• ALWAYS make sure that your child is restrained in a DOT approved child seat until they are at least 8 years old or 4 feet 9 inches in height
  • Make sure you do not place heavy items you may be transporting anywhere near your child as they may tip over
  • Educate your family, babysitters and friends about the dangers involved with leaving a young child alone in a car.

Rights and Responsibilities of a Pedestrian

As a pedestrian, you have responsibilities when you are on the road just as motorists do. Sometimes, a pedestrian must yield the right of way to a driver. You must always be aware of vehicles sharing the roadway with you, stay alert at all times, and cross only in designated crosswalks or preferably, at a controlled intersection.

Since pedestrians have the right of way at intersections and in marked crosswalks, drivers must yield the right of way to them. When crossing at an intersection, obey all traffic signals and only cross when the signal permits you to cross.

As A Driver

At all times when driving you need to be aware of pedestrians, bicyclists and motorcycles on the road-Being on the alert for pedestrians on the roadway can help reduce the number of injuries and fatalities each year.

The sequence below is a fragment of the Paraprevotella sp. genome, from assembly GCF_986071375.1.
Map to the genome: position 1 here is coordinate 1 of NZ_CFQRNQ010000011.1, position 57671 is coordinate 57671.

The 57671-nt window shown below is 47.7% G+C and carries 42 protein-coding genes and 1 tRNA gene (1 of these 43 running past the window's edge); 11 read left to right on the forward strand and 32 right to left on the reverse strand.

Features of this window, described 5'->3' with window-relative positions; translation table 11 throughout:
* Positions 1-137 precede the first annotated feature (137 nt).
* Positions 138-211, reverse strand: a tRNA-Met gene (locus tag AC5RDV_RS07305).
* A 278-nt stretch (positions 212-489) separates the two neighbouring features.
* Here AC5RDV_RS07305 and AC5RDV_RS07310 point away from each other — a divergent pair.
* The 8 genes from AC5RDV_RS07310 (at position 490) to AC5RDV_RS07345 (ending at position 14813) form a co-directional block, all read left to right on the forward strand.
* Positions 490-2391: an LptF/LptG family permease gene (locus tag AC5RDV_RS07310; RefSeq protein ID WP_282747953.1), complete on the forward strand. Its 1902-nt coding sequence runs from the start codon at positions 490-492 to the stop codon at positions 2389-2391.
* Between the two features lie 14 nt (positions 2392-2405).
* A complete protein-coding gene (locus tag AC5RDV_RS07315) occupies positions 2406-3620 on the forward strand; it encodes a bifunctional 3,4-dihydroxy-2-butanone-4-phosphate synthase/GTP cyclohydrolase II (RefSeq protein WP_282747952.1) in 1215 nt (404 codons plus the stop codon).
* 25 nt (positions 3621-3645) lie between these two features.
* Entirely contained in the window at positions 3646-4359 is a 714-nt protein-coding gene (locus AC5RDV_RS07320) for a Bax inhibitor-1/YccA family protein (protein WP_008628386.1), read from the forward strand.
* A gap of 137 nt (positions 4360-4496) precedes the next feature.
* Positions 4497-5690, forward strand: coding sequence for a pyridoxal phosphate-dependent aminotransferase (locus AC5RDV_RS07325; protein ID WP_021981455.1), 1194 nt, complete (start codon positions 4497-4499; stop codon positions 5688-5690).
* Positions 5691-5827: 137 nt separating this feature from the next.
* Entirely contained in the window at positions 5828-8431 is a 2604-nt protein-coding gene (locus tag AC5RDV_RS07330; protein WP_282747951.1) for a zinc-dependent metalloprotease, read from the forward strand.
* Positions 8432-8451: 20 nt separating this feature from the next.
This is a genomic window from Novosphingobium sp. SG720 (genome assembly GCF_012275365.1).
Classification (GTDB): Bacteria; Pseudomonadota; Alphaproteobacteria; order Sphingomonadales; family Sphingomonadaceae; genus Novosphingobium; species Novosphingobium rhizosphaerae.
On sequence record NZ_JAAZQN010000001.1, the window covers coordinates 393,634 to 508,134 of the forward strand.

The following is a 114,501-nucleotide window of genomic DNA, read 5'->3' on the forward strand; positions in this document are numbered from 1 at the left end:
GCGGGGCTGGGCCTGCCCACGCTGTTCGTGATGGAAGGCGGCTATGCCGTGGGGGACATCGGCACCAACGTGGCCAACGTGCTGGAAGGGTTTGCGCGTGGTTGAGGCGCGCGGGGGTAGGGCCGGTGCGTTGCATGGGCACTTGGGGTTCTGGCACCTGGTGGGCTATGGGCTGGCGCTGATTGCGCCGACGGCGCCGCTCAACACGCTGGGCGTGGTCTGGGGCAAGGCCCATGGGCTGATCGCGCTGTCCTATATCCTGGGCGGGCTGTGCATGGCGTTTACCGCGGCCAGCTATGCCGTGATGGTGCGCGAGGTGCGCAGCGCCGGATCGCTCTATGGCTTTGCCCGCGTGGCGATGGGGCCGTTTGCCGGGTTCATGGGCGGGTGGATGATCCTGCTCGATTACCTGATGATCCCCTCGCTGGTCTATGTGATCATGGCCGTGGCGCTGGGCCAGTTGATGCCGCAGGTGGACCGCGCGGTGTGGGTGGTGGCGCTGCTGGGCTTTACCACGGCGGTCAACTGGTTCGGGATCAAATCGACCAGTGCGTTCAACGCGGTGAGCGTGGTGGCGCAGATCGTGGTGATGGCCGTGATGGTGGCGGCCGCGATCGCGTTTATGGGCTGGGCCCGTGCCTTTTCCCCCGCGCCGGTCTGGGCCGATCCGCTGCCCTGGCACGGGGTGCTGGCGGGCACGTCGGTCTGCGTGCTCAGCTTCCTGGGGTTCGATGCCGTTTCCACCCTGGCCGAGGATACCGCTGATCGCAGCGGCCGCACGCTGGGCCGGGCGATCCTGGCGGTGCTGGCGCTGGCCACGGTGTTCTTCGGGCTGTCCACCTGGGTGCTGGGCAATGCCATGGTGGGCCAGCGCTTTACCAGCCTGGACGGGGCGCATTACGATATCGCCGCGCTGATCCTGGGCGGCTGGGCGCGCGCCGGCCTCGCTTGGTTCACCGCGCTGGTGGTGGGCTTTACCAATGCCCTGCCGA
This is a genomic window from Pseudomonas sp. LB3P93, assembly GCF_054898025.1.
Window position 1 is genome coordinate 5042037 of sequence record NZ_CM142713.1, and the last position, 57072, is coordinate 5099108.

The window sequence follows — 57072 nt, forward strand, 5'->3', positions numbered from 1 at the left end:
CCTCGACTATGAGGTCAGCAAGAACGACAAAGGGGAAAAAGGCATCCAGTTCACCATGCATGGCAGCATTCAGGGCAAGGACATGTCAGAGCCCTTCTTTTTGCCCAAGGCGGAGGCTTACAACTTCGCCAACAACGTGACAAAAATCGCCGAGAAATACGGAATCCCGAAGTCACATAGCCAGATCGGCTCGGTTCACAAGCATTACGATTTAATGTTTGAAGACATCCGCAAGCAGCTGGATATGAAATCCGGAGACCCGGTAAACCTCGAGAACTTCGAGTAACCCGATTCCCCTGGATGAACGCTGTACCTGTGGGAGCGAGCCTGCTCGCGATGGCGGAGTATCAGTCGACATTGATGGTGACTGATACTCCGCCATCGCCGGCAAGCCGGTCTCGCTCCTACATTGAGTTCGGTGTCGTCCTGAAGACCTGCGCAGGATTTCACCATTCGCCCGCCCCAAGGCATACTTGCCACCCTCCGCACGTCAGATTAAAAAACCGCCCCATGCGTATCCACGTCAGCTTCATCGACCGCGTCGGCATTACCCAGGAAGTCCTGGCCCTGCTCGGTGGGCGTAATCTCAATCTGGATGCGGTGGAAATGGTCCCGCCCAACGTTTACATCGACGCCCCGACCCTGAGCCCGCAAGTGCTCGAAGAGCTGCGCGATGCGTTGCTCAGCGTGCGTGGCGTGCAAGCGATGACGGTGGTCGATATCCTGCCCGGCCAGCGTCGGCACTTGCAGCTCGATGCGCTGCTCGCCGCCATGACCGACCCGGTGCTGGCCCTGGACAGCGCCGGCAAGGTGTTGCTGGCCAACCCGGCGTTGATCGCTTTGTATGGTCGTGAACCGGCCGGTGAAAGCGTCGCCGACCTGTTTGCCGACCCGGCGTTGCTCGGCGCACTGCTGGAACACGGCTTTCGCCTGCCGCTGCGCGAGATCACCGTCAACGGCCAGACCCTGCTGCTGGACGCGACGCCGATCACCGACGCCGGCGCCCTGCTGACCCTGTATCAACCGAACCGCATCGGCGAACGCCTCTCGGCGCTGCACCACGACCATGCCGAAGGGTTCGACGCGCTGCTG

CVC 21950 states: "(a) The driver of a vehicle shall yield right-of-way to a pedestrian crossing the roadway within any marked crosswalk or within any unmarked crosswalk at an intersection... (b) This section does not relieve a pedestrian from the duty of using due care for his or her safety. No pedestrian may suddenly leave a curb or other place of safety and walk or run into the path of a vehicle that is so close as to constitute an immediate hazard. No pedestrian may unnecessarily stop or delay traffic while in a marked or unmarked crosswalk. (c) The driver of a vehicle approaching a pedestrian within any marked or unmarked crosswalk shall exercise all due care and shall reduce the speed of the vehicle or take any other action relating to the operation of the vehicle as necessary to safeguard the safety of the pedestrian. (d) Subdivision (b) does not relieve a driver of a vehicle from the duty of exercising due care for the safety of any pedestrian within any marked crosswalk or within any unmarked crosswalk at an intersection."